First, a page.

Chief Medical Officer (CMO) Dr. Sharon Belmar-George has disclosed that vaccine misinformation and false information have hindered greater children’s immunisation.
In September this year, Saint Lucia’s Freedom Coalition urged the CMO to stop encouraging people to take the COVID-19 vaccine.
The Coalition cited the ‘significant number of excess deaths’ reported in Saint Lucia and worldwide since the advent of the COVID-19 injections.
However, the CMO told reporters on Thursday that the Ministry of Health uses its data for guidance regarding the COVID-19 vaccine.
“We have not noted any deaths related to the COVID-19 vaccine in the country, and we have been monitoring possible side effects that you may get from vaccines,” the CMO stated.
She recalled the COVID-19 immunisation drive gave rise to misinformation and false information in the public domain, affecting childhood vaccination.
“We saw the benefits of the vaccine in terms of reducing hospitalisations and deaths during that period. So we, as a Ministry, we will continue providing the public with accurate information,” the Senior Health Ministry official stated.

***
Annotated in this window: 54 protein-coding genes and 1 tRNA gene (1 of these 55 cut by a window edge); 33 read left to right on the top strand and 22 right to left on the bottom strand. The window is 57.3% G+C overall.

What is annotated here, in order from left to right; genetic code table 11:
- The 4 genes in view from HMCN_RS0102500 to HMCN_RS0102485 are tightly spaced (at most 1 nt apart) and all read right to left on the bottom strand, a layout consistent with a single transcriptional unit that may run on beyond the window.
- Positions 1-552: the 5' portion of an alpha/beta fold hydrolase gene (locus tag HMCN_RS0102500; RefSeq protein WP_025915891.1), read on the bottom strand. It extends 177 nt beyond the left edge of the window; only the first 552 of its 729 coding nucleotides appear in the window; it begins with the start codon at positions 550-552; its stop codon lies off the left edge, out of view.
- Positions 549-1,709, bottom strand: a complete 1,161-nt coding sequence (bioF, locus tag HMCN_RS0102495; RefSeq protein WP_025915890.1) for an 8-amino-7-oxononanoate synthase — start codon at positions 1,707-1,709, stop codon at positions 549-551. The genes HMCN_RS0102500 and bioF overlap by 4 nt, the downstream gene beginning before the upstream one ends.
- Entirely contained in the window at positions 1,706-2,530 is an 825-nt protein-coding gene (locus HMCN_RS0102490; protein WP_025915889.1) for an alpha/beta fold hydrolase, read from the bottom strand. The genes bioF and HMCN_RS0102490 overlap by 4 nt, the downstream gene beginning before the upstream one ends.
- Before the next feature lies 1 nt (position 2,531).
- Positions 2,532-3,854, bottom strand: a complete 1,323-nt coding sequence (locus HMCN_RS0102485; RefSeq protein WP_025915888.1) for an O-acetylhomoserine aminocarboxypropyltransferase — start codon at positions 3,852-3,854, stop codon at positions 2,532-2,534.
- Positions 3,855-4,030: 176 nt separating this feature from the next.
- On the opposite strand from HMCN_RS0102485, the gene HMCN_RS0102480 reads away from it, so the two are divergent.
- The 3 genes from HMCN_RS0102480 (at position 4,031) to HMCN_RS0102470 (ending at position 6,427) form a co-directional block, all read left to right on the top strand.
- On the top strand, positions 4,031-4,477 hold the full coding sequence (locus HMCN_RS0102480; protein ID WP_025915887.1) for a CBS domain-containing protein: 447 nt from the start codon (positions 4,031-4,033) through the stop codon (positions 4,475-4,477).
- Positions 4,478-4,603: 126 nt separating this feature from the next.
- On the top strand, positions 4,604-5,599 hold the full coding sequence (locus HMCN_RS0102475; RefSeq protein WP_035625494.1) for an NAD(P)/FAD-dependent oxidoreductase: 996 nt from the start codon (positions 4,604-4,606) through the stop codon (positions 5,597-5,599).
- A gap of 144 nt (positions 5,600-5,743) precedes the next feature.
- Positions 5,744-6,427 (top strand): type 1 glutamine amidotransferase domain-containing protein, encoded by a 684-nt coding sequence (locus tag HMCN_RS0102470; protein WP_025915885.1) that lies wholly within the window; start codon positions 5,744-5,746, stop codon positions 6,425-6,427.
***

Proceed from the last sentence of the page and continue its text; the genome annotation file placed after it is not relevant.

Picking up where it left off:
Belmar-George spoke amid a children’s vaccination drive that began on November 18, 2023.
The campaign will run until December 17, 2023, in all communities.
The Chief Medical Officer observed that post-COVID-19, the Ministry of Health assessed all its regular programmes to identify gaps caused by diverting staff to deal with the pandemic’s effects.
Belmar-George said the Ministry discovered that many children had no vaccine coverage for several reasons.
As a result, she said Ministry officials sought to work with communities and parents to increase the vaccine coverage, including a ‘mop-up’ review since 2021.
The CMO said the initiative intensified this month and has been going well.
“This is extremely important for us. We are a small country. Through the immunisation programme that commenced in the seventies, we have been able to eliminate certain vaccine-preventable diseases,” Belmar-George noted.
However, she told reporters on Thursday that global travel and trade make Saint Lucia very susceptible to developing illnesses the country’s health sector has not had to manage for many years.
The hope is that Saint Lucia’s vaccination coverage would reach ninety-five percent to ensure children remain healthy, Belmar-George disclosed.
She explained that the current coverage was in ‘the early thirties’.